Robert Louis Stevenson's lengthy short story 'The Pavilion on the Links' was considered by Arthur Conan Doyle to be 'the first short story in the world'. This unsettlingly nerve-racking tale is every bit as chilling as its much wider known follower ,The Strange Case of Dr. Jekyll and Mr. Hyde, and at the time of its publication was every bit as successful.
Stevenson makes the choice in the story of having two fairly unpleasant characters for his main protagonists. Both deeply antipathetic to the rest of humankind, he is wickedly funny about the two men’s friendship, which, as the narrator himself confesses, is 'scarcely a companionship, but a coexistence of unsociability'.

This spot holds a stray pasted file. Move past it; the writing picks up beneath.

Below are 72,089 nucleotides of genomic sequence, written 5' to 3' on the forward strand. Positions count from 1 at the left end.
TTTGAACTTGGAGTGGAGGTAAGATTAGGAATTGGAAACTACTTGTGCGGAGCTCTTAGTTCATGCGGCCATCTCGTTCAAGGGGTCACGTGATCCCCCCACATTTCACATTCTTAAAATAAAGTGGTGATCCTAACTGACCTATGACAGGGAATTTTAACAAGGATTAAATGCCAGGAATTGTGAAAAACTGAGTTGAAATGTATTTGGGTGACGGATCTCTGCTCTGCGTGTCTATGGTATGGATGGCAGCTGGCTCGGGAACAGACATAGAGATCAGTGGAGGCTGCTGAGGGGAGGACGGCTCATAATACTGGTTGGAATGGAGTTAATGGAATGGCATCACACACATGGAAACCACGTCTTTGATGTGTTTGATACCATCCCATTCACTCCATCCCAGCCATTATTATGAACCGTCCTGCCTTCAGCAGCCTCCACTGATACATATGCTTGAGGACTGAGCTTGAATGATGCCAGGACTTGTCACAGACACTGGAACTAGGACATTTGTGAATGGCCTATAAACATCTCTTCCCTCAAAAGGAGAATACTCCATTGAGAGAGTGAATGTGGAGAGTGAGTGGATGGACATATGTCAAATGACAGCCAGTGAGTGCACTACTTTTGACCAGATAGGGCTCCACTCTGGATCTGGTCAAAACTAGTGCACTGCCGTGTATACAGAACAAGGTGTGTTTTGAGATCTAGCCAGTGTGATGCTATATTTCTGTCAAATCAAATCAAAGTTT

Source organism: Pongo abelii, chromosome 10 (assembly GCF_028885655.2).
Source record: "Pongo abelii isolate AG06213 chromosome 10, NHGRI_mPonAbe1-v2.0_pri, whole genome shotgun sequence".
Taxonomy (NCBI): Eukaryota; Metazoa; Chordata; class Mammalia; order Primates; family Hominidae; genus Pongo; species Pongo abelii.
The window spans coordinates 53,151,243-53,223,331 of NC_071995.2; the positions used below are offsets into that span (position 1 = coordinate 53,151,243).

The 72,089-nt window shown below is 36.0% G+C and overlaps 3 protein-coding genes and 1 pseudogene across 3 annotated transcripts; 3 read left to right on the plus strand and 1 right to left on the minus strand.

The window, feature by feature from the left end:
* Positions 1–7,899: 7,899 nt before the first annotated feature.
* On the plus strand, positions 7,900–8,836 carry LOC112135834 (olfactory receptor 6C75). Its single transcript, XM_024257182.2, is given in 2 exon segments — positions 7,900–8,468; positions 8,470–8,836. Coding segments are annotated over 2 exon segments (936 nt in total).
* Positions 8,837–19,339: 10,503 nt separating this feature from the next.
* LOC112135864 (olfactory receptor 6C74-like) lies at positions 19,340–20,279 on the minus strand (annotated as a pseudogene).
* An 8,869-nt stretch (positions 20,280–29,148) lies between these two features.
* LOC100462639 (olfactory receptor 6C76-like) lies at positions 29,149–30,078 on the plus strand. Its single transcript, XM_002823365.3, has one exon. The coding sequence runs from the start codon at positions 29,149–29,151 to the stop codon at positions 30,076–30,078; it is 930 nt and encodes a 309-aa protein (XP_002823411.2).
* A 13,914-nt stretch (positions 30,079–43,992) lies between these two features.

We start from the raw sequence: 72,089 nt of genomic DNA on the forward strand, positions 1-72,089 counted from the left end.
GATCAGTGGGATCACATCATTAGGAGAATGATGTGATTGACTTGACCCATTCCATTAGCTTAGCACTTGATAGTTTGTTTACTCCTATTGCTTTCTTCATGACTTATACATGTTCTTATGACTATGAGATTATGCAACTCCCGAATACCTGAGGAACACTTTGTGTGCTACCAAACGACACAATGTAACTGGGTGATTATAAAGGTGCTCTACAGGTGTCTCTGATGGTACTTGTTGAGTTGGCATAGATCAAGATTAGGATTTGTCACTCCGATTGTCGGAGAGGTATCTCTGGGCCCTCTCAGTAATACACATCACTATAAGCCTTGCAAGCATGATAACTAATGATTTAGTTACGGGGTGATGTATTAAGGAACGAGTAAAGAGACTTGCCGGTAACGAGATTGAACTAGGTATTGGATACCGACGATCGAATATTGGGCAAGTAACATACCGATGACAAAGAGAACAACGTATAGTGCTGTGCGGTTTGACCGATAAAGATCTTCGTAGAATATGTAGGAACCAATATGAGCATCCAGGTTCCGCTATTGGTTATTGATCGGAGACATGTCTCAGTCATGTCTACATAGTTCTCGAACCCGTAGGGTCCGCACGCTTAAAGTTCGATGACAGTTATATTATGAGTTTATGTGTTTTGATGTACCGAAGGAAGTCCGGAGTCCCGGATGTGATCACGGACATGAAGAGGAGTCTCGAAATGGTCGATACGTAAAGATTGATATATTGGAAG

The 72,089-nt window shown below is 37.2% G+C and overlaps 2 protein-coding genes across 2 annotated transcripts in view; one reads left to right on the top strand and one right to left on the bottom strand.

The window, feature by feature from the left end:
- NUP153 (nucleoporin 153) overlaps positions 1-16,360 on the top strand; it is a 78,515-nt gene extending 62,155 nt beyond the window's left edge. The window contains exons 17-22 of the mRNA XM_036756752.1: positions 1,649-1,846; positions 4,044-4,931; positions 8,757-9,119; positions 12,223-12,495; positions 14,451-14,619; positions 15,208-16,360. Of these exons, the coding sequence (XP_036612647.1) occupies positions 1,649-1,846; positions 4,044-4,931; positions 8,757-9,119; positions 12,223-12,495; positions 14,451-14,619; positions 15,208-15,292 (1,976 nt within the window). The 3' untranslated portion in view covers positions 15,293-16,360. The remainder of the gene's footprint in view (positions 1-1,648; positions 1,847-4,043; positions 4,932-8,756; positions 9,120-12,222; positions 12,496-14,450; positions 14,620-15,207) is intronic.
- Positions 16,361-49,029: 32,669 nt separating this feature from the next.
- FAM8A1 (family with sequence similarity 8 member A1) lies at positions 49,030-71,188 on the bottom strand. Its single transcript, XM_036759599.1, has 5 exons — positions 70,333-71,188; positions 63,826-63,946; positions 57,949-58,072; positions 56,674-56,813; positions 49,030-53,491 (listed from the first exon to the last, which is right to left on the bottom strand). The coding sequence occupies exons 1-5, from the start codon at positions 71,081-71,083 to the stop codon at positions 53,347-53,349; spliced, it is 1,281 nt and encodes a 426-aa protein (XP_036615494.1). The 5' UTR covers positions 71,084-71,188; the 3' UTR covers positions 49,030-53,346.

Armed with these delightfully awful heroes, Stevenson embarks on a startlingly unpredictable foray into the hinterland of the Scottish landscape he knew so well. It was first published in 1880 in The Cornhill Magazine, and then a revised version appeared in the collection of tales published by Stevenson in 1882 entitled The New Arabian Nights, which was seen by many to be the beginning of the literary genre that became the English short story.